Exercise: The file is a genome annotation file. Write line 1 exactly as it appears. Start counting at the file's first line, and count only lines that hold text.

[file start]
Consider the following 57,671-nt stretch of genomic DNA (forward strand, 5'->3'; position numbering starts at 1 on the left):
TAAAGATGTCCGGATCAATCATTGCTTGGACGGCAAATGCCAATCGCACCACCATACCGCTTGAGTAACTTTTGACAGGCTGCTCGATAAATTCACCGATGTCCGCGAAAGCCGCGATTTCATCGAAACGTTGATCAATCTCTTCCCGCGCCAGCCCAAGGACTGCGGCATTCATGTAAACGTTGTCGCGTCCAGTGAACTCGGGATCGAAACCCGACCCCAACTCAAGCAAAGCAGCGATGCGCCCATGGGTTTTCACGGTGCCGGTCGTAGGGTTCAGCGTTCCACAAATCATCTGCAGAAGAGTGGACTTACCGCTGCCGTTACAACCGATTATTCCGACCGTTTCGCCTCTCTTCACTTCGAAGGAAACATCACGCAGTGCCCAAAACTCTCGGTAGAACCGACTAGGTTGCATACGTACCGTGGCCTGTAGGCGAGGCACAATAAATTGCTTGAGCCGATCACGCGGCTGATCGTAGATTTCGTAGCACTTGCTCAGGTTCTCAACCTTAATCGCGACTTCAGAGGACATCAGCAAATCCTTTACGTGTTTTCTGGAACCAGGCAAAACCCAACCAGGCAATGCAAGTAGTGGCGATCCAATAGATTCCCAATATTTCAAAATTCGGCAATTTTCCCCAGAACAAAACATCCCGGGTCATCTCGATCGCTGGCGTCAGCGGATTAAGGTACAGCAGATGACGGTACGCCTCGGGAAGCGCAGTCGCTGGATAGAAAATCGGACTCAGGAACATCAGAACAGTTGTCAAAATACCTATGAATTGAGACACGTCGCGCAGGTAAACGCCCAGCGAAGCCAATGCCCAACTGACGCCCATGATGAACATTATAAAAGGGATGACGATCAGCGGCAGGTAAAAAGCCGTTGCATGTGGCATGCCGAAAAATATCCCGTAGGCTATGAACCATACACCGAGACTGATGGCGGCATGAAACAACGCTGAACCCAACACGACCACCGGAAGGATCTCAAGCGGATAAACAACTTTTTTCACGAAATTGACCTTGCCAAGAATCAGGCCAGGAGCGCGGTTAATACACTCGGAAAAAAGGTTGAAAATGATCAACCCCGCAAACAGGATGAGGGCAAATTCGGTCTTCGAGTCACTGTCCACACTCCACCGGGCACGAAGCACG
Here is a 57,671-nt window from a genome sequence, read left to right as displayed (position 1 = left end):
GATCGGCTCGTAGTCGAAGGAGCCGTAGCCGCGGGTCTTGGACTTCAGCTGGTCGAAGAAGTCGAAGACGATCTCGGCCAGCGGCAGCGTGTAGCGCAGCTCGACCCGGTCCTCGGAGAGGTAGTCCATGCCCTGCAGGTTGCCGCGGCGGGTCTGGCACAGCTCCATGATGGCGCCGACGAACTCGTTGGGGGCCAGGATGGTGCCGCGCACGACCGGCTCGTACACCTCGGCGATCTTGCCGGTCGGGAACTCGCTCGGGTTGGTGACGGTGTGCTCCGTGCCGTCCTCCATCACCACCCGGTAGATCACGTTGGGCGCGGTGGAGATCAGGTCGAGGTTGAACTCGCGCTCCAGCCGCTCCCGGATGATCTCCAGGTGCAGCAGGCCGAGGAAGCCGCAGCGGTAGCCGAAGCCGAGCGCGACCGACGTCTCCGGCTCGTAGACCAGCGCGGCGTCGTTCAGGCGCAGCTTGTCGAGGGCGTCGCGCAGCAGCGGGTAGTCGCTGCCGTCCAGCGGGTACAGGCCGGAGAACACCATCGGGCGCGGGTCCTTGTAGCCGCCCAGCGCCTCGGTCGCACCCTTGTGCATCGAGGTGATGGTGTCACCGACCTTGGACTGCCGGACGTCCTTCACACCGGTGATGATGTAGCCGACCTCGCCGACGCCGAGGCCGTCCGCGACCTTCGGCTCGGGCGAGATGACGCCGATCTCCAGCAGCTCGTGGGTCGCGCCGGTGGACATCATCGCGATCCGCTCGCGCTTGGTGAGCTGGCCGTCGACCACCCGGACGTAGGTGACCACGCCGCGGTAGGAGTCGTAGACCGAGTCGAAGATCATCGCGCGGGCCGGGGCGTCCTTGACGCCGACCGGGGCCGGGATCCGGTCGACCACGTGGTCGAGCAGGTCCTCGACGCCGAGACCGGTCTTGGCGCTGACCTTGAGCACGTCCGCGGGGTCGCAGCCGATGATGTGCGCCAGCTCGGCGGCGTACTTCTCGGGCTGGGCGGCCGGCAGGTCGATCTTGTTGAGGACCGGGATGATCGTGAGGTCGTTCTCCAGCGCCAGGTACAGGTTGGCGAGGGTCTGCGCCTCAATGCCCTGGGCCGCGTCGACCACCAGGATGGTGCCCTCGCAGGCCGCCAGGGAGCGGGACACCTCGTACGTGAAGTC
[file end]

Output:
Consider the following 57,671-nt stretch of genomic DNA (forward strand, 5'->3'; position numbering starts at 1 on the left):